The body’s actual build quality felt good. Certainly no worse than KM 5D. The new textured rubber material felt quite solid and was an improvement over the a700. The plastic body felt good. No creaks or obvious issues, but you can tell that the body shell is plastic. The cinnabar circle around the lens mount is now some kind of metallic copper instead of the orange paint that the a700 has. It’s actually a bit subtler and classier. AF-MF switch still feels like a KM 5D switch and has a firm click, but IMO is too hard to switch. Certainly better than the a500’s switch, though.

Incidentally, the battery/memory door does clear my Manfrotto RC-2 quick release plate, so using this on a tripod and changing cards or batteries should not be a problem with this type of QR plate. However, some L-brackets or very large quick release plates may be an issue in this regard. Fortunately, most of these systems allow changing of orientation to work around this. Definitely a “try before you buy” here.

The extra “eye spacing” of the EVF from the back of the body was a welcome change from the a700 and other SLRs where I’ve sort of adapted to holding my face sideways to the camera. If you’ve got a big schnozz, you might still hit the LCD panel, but I didn’t. Also, there is a fraction of a second delay for the automatic switching of EVF and LCD screen. It is something I would probably get used to in time, but these few milliseconds are initially notiecable. There is no warm-up time to the EVF, it just takes a fraction of a second to go from “off” to “on.

Speaking of the LCD panel, the flip-out screen worked very well for waist level shooting. I could easily imagine having this body and the G on a tripod, following action with the LCD screen and not getting so “lost” in the viewfinder. It’s just like an old Hasselblad. An a77 type camera MUST have this feature.

The port flaps felt OK for rubber flaps. They closed securely but IMO I prefer the door-type flaps on the a700. That’s just a personal thing, someone could probably go either way on it.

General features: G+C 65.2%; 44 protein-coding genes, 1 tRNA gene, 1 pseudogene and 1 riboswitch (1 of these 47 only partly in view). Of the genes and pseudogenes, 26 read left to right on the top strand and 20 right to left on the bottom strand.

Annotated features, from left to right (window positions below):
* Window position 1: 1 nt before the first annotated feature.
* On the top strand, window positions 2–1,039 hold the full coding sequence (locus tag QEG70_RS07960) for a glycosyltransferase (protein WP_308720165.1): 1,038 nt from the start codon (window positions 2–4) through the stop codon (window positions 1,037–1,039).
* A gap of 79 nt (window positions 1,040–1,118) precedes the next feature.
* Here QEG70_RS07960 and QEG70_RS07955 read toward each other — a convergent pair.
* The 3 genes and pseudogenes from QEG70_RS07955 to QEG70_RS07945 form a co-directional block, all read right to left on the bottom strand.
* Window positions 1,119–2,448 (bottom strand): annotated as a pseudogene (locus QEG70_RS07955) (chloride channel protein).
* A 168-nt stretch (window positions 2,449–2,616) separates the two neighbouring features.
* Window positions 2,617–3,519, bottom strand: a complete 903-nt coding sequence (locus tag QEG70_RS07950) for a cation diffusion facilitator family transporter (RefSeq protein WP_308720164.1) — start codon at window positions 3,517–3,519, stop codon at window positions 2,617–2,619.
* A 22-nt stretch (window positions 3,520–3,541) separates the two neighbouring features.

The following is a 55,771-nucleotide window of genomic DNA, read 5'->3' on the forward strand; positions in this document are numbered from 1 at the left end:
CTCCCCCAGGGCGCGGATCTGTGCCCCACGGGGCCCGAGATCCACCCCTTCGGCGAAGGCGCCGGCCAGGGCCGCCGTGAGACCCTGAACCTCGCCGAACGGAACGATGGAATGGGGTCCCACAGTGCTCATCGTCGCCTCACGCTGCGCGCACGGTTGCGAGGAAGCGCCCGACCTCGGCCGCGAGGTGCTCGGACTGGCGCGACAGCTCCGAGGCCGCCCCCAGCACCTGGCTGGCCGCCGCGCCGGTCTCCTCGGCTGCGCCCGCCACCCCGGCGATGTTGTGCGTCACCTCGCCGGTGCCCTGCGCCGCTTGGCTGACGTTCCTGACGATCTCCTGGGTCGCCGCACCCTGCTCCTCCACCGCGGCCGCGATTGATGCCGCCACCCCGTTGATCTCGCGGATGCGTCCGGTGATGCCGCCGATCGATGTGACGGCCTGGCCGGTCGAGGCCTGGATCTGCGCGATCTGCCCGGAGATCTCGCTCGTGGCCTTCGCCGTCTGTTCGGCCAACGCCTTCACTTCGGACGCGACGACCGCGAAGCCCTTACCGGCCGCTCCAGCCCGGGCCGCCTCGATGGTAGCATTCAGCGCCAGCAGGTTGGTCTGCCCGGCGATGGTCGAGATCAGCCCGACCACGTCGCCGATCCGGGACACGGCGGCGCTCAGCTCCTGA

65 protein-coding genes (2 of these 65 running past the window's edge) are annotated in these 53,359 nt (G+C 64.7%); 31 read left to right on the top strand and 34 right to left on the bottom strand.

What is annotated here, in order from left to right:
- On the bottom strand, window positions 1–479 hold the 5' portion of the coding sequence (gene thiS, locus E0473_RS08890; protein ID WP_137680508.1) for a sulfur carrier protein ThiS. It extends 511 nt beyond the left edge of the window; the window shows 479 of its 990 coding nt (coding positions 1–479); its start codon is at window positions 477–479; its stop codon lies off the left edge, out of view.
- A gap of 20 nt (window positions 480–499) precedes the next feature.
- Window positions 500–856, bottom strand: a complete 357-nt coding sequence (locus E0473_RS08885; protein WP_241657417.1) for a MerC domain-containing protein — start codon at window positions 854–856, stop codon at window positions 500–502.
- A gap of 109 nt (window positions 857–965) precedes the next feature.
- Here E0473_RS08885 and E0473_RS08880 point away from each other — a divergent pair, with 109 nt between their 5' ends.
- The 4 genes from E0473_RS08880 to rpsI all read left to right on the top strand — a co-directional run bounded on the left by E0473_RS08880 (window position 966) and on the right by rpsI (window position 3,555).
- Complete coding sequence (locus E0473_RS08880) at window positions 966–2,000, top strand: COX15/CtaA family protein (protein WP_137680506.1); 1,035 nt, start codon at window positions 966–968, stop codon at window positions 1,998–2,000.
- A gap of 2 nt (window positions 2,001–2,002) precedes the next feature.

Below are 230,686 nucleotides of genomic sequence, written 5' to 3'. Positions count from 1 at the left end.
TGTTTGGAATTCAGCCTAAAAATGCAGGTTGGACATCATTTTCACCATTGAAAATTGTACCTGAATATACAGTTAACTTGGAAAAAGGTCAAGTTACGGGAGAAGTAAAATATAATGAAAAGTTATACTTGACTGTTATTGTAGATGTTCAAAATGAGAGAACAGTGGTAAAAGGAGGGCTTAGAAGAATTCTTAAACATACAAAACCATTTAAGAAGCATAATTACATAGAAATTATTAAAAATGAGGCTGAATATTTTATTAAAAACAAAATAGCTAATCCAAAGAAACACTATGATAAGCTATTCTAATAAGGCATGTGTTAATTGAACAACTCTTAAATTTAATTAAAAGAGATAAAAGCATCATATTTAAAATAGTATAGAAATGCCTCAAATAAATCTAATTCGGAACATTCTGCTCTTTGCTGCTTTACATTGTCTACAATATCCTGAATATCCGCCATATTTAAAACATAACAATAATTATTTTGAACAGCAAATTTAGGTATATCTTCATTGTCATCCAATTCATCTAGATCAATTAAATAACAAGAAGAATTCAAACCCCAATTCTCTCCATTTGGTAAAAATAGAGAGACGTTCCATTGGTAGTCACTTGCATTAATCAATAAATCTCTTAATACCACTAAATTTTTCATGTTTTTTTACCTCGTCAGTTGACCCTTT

Unfortunately, since I have not yet used this camera for my primary type of shooting (aviation), I probably can’t truly judge some aspects of it. Say, how well the EVF would work on a jet in blue sky. However, I was able to use both continuous shooting and AF.

The “slideshow effect” of continuous shooting definitely takes some getting used to. I did not experience any buffer blackouts or responsiveness issues; the camera was preloaded with an HG HX “insert letters here” memory stick which felt plenty fast. For things coming at or away from you, I doubt you’d really notice it most of the time. But going from side-to-side it is definitely there. The a33’s lower framerates/buffer probably contribute to this a bit, but in Continuous priority on the mode dial the shutter flips so quickly that I was kind of getting the hang of it. I imagine a camera with a more powerful shutter with faster sync speed (cough, a77) will be even better on this front.

Keep in mind that I can still make framing errors with my a700 OVF due to mirror blackouts and tracking going in and out of the frame. It’s very tough to truly get perfect at this and even the best shooters with no camera support (e.g. gimbals) will make mistakes from time to time. The EVF is not a solution to these problems and will still exhibit them a bit. However, having a big 100% view can’t hurt, and the thing is certainly not terrible. Great for some, adequate for others.